Two women sit next to a man on a GO train.

Ontario transit photos - diving into over 50 years of GO history

Metrolinx News needs your help in filling in the colour and details of these historic photos.

Oct 17, 2019

You have the box or bin in mind right now, don’t you?

That junk container filled with time.

It waits – likely with others – down in a basement, at the back of a garage or high up on the top shelf of a linen closet. It even has a certain, familiar smell when you open the lid.

And inside is yesterday’s stuff, including embarrassing school pictures, an unsigned birthday card, charging cords for cell phones long tossed out, a Canada Post gift card that may or may not still contain funds, a recipe for Crepes Suzette penned by someone’s aunt and a VHS copy of Chuck Norris’ 1982, not really a classic, Silent Rage.

It’s not the most important box of stuff, but it tells a tale of years and moments spent by you and your family.

Here at Metrolinx, we have similar crates where the past waits. They live in corners of storerooms across our landscape. And while sometimes unclearly marked, their contents chronicle the important life and times of transit in Ontario – marking time from one century into the next.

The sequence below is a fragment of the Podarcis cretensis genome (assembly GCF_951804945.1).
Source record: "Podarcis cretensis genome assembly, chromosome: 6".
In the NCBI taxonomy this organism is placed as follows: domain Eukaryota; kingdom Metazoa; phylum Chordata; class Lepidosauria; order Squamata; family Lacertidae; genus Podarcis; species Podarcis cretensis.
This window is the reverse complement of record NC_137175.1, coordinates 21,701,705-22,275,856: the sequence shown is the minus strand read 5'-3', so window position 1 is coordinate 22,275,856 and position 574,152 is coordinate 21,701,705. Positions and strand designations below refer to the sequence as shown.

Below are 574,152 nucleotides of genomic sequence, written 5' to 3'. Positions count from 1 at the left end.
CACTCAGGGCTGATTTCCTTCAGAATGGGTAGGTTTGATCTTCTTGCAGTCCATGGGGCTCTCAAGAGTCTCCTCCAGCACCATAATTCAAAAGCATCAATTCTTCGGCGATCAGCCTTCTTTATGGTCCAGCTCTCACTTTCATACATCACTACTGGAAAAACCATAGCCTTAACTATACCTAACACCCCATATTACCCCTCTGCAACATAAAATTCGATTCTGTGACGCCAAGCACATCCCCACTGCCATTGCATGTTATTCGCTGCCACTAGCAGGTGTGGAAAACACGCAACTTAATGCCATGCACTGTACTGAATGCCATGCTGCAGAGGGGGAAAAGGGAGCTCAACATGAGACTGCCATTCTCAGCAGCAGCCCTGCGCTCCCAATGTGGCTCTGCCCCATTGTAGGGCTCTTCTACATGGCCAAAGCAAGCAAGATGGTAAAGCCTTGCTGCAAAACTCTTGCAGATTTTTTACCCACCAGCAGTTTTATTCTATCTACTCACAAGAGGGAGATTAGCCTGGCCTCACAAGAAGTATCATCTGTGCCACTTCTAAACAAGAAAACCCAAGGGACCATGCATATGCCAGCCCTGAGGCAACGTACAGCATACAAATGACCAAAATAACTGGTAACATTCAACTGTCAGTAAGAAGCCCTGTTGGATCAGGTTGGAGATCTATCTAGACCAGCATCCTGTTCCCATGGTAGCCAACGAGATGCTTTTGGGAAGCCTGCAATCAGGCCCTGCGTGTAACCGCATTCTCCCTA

Two women sit next to a man on a GO train.

Two customers in warm winter coats are on the GO in this undated image. (Metrolinx photo)

In a weekly feature we call HistoricGO, we’re opening up some of these boxes to you. There may be a single image of interest or books of unused train tickets or an invitation to the official opening of a GO station.

And in some cases, we’ll be asking you to help us fill in the details of what we find.

In fact, that’s where we’ll begin.

From a worn, light brown cardboard bankers box, simply marked ‘Box 12’ – it was originally ‘13’, but that was hastily scratched out – we’ve pulled out four random pictures. We may be slightly red-faced to find the subjects are famous, but they are all orphaned images, with nothing scribbled on the backs.

Three men in suits and hats pose in front of a train door.

So we’re asking you, our customers and followers, to look closely at the images, in the hope you can fill in some blank spaces. If you believe you can set the scene for us, even a clue of a detail, please send an email to

Crowds rush along a platform in a black and white photo.

One of our experts suggests this is probably from around 1975 or 76 when GO was testing bi-level cars it had initially borrowed. (Metrolinx photo)

Even if the faces aren’t familiar, check back every week, as we open other boxes to draw back the years.

Crowds gather on a GO platform.

by Thane Burnett Manager of editorial content for Metrolinx